Their solutions can be found in Rosu, Haret C.; Mancas, Stefan C.; Chen, Pisin (2015-05-05). "Barotropic FRW cosmologies with Chiellini damping in comoving time". Modern Physics Letters A. 30 (20): 1550100. arXiv:1502.07033. Bibcode:2015MPLA...3050100R. doi:10.1142/S021773231550100x. ISSN 0217-7323.

McCrea, W. H.; Milne, E. A. (1934). "Newtonian universes and the curvature of space". Quarterly Journal of Mathematics. 5: 73–80. Bibcode:1934QJMat...5...73M. doi:10.1093/qmath/os-5.1.73.

Friedmann, Alexander (1922), "Über die Krümmung des Raumes", Zeitschrift für Physik A, 10 (1): 377–386, Bibcode:1922ZPhy...10..377F, doi:10.1007/BF01332580

Friedmann, Alexander (1924), "Über die Möglichkeit einer Welt mit konstanter negativer Krümmung des Raumes", Zeitschrift für Physik A, 21 (1): 326–332, Bibcode:1924ZPhy...21..326F, doi:10.1007/BF01328280 English trans. in 'General Relativity and Gravitation' 1999 vol.31, 31–

Lemaître, Georges (1931), "Expansion of the universe, A homogeneous universe of constant mass and increasing radius accounting for the radial velocity of extra-galactic nebulæ", Monthly Notices of the Royal Astronomical Society, 91 (5): 483–490, Bibcode:1931MNRAS..91..483L, doi:10.1093/mnras/91.5.483 translated from Lemaître, Georges (1927), "Un univers homogène de masse constante et de rayon croissant rendant compte de la vitesse radiale des nébuleuses extra-galactiques", Annales de la Société Scientifique de Bruxelles, A47: 49–56, Bibcode:1927ASSB...47...49L

Lemaître, Georges (1933), "l'Univers en expansion", Annales de la Société Scientifique de Bruxelles, A53: 51–85, Bibcode:1933ASSB...53...51L

Robertson, H. P. (1935), "Kinematics and world structure", Astrophysical Journal, 82: 284–301, Bibcode:1935ApJ....82..284R, doi:10.1086/143681

Robertson, H. P. (1936), "Kinematics and world structure II", Astrophysical Journal, 83: 187–201, Bibcode:1936ApJ....83..187R, doi:10.1086/143716

Robertson, H. P. (1936), "Kinematics and world structure III", Astrophysical Journal, 83: 257–271, Bibcode:1936ApJ....83..257R, doi:10.1086/143726

Walker, A. G. (1937), "On Milne's theory of world-structure", Proceedings of the London Mathematical Society, Series 2, 42 (1): 90–127, Bibcode:1937PLMS...42...90W, doi:10.1112/plms/s2-42.1.90

See pp. 351ff. in Hawking, Stephen W.; Ellis, George F. R. (1973), The large scale structure of space-time, Cambridge University Press, ISBN 978-0-521-09906-6. The original work is Ehlers, J., Geren, P., Sachs, R.K.: Isotropic solutions of Einstein-Liouville equations. J. Math. Phys. 9, 1344 (1968). For the generalization, see Stoeger, W. R.; Maartens, R; Ellis, George (2007), "Proving Almost-Homogeneity of the Universe: An Almost Ehlers-Geren-Sachs Theorem", Astrophys. J., 39: 1–5, Bibcode:1995ApJ...443....1S, doi:10.1086/175496.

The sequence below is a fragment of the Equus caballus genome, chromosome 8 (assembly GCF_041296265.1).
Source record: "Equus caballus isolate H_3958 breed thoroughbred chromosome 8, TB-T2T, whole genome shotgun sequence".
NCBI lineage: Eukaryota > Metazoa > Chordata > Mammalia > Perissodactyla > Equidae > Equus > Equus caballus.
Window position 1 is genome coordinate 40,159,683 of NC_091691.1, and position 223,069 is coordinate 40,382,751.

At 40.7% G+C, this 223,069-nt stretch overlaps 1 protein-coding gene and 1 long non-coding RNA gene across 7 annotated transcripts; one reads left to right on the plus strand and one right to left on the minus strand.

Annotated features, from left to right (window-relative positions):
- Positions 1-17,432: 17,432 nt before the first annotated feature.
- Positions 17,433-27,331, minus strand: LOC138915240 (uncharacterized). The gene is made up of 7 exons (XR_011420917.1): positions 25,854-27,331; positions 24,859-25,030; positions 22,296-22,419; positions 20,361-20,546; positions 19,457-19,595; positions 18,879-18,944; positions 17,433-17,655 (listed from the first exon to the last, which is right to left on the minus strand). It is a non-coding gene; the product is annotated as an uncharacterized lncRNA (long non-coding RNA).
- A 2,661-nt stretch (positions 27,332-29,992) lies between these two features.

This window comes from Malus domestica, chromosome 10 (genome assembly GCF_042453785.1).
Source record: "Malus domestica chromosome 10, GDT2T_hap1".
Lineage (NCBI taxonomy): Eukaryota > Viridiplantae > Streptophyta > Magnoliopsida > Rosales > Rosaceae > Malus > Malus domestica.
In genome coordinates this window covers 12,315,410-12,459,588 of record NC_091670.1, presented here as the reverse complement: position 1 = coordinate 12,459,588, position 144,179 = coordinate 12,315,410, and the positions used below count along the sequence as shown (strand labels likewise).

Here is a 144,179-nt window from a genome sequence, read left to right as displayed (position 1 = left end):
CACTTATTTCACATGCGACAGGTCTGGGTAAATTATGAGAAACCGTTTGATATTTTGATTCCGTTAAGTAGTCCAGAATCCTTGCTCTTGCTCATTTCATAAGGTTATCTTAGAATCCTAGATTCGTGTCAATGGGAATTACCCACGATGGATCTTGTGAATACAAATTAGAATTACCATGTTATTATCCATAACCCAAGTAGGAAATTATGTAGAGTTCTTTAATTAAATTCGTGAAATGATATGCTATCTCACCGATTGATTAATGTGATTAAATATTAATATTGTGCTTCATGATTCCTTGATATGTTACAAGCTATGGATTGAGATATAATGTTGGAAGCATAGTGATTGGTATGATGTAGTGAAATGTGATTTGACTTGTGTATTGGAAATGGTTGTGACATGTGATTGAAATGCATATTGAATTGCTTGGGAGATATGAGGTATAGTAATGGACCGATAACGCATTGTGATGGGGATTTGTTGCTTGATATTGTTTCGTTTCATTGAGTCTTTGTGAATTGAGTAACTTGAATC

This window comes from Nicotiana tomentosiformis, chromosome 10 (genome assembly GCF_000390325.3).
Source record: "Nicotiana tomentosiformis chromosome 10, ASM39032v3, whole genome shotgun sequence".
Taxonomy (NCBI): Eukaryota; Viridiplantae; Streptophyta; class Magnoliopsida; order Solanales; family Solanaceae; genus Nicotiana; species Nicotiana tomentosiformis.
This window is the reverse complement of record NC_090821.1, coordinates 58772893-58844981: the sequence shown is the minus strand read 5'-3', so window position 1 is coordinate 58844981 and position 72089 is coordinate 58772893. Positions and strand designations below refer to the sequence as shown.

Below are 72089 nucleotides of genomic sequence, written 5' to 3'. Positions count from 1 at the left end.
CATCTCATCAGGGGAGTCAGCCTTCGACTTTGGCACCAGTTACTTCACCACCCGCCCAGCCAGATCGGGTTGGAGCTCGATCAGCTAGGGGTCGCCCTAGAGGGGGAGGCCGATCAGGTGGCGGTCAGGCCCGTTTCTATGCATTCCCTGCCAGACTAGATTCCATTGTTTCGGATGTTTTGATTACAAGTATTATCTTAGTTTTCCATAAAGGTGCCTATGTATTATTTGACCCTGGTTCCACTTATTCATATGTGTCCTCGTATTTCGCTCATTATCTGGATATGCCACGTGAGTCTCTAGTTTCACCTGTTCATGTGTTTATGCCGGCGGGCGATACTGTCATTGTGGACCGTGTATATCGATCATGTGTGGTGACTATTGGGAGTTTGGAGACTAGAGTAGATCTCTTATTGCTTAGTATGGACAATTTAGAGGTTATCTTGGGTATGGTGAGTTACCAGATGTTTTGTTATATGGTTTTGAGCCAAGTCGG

Further reading

North J D:(1965)The Measure of the Universe - a history of modern cosmology, Oxford Univ. Press, Dover reprint 1990, ISBN 0-486-66517-8

Harrison, E. R. (1967), "Classification of uniform cosmological models", Monthly Notices of the Royal Astronomical Society, 137: 69–79, Bibcode:1967MNRAS.137...69H, doi:10.1093/mnras/137.1.69

d'Inverno, Ray (1992), Introducing Einstein's Relativity, Oxford: Oxford University Press, ISBN 978-0-19-859686-8. (See Chapter 23 for a particularly clear and concise introduction to the FLRW models.)

Relativity

Special relativity

Background

Principle of relativity (Galilean relativity Galilean transformation) Special relativity Doubly special relativity

Fundamental

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Frame of reference Speed of light Hyperbolic orthogonality Rapidity Maxwell's equations Proper length Proper time Relativistic mass

Formulation

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Phenomena

Time dilation Mass–energy equivalence Length contraction Relativity of simultaneity Relativistic Doppler effect Thomas precession Ladder paradox Twin paradox

Spacetime

Light cone World line Minkowski diagram Biquaternions Minkowski space

General relativity

Background

Introduction Mathematical formulation

Fundamental

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Equivalence principle Riemannian geometry Penrose diagram Geodesics Mach's principle

Formulation

ADM formalism BSSN formalism Einstein field equations Linearized gravity Post-Newtonian formalism Raychaudhuri equation Hamilton–Jacobi–Einstein equation Ernst equation

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Black hole Event horizon Singularity Two-body problem

Gravitational waves: astronomy detectors (LIGO and collaboration Virgo LISA Pathfinder GEO) Hulse–Taylor binary

Other tests: precession of Mercury lensing redshift Shapiro delay frame-dragging / geodetic effect (Lense–Thirring precession) pulsar timing arrays

Advanced

theories

Brans–Dicke theory Kaluza–Klein Quantum gravity

Solutions

Cosmological: Friedmann–Lemaître–Robertson–Walker (Friedmann equations) Kasner BKL singularity Gödel Milne

Spherical: Schwarzschild (interior Tolman–Oppenheimer–Volkoff equation) Reissner–Nordström Lemaître–Tolman

Axisymmetric: Kerr (Kerr–Newman) Weyl−Lewis−Papapetrou Taub–NUT van Stockum dust discs

Others: pp-wave Ozsváth–Schücking metric

Scientists

Poincaré Lorentz Einstein Hilbert Schwarzschild de Sitter Weyl Eddington Friedmann Lemaître Milne Robertson Chandrasekhar Zwicky Wheeler Choquet-Bruhat Kerr Zel'dovich Novikov Ehlers Geroch Penrose Hawking Taylor Hulse Bondi Misner Yau Thorne Weiss others